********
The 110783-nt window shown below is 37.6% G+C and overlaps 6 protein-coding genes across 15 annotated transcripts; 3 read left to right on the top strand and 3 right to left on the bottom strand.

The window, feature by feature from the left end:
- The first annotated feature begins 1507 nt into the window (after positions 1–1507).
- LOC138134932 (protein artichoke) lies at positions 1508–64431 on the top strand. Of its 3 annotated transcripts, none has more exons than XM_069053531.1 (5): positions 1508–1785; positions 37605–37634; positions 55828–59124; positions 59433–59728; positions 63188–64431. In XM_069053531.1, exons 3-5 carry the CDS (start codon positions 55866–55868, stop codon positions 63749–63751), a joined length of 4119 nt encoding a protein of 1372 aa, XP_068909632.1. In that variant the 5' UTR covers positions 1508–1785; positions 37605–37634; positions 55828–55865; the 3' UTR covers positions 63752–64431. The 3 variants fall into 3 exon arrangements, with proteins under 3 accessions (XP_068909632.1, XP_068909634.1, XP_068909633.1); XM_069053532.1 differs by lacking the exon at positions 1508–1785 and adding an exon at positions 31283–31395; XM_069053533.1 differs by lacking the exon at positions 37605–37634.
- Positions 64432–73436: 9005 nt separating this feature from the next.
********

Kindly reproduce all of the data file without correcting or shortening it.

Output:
The 110783-nt window shown below is 37.6% G+C and overlaps 6 protein-coding genes across 15 annotated transcripts; 3 read left to right on the top strand and 3 right to left on the bottom strand.

The window, feature by feature from the left end:
- The first annotated feature begins 1507 nt into the window (after positions 1–1507).
- LOC138134932 (protein artichoke) lies at positions 1508–64431 on the top strand. Of its 3 annotated transcripts, none has more exons than XM_069053531.1 (5): positions 1508–1785; positions 37605–37634; positions 55828–59124; positions 59433–59728; positions 63188–64431. In XM_069053531.1, exons 3-5 carry the CDS (start codon positions 55866–55868, stop codon positions 63749–63751), a joined length of 4119 nt encoding a protein of 1372 aa, XP_068909632.1. In that variant the 5' UTR covers positions 1508–1785; positions 37605–37634; positions 55828–55865; the 3' UTR covers positions 63752–64431. The 3 variants fall into 3 exon arrangements, with proteins under 3 accessions (XP_068909632.1, XP_068909634.1, XP_068909633.1); XM_069053532.1 differs by lacking the exon at positions 1508–1785 and adding an exon at positions 31283–31395; XM_069053533.1 differs by lacking the exon at positions 37605–37634.
- Positions 64432–73436: 9005 nt separating this feature from the next.